PURPOSE:Racial and ethnic disparities have included a lack of access to both genetic testing and research, resulting in poor understanding of the genomic architecture in under-represented populations. The South Texas population is primarily of Hispanic background and has been largely devoid of genetic services. We extended access to this underserved population and uncovered genetic variants previously not observed, emphasizing the need to continually improve both genomic databases and clarification of variant significance to provide meaningful patient counseling.METHODS:This study consisted of a retrospective cohort review of patients seen through a cancer genetics education and service program across 24 counties in South Texas. In total, 1,595 individuals were identified as appropriate for cancer genetic counseling and 1,377 completed genetic testing.RESULTS:Eighty percent of those receiving genetic counseling self-identified as Hispanic, 16% as non-Hispanic White (NHW), 3% as African American, and 1% as other race/ethnicity. Of reported variants, 18.8% were pathogenic and 13.7% were reported as a variant of uncertain significance (VUS). VUS was reported in 17.2% of the Hispanic individuals compared with 9% NHW (P =.005).CONCLUSION:Individuals of Hispanic ethnicity were significantly more likely to harbor a VUS compared with NHW. The extended reach into our regional communities revealed a gap in the ability to accurately interpret genomic variation with implications for advising patients on screening, prevention, and management strategies. A higher percentage of VUS also emphasizes the challenge of continued follow-up amid existing barriers that led to disparities in access. As understanding of the variants develops, hopefully gaps in knowledge of the genomic landscape will be lessened with increased clarity to provide accurate cancer risk assessment and recommendations for implementing prevention initiatives.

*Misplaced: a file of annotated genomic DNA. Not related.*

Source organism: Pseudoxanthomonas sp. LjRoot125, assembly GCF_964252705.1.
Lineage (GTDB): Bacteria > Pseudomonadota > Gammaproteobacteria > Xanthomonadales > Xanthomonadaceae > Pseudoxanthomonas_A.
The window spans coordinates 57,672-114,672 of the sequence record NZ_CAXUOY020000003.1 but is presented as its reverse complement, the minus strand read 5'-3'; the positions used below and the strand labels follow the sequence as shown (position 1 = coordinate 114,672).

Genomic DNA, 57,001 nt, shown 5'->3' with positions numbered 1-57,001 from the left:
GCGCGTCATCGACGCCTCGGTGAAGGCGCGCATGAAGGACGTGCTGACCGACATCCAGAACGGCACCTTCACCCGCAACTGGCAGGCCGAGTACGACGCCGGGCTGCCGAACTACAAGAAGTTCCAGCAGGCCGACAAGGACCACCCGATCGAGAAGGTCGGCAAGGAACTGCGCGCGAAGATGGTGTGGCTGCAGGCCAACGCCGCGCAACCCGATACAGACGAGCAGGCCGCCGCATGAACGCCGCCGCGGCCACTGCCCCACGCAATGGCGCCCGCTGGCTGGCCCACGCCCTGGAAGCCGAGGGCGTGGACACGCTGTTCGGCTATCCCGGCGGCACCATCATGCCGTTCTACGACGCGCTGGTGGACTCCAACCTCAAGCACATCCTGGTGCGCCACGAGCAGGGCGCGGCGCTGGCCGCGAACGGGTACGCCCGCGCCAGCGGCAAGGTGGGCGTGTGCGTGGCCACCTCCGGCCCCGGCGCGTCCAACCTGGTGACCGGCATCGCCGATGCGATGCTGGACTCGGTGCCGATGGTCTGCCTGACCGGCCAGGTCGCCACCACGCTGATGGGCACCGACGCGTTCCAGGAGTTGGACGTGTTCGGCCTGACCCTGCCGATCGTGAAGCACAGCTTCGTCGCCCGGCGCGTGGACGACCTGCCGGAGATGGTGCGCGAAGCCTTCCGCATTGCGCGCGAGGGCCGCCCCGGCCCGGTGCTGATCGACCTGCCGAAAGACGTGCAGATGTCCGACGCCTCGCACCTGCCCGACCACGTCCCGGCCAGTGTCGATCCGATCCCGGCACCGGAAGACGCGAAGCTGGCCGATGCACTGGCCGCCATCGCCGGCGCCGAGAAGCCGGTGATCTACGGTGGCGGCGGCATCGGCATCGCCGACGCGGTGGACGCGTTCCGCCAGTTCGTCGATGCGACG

ASJC Scopus subject areas
- Health Policy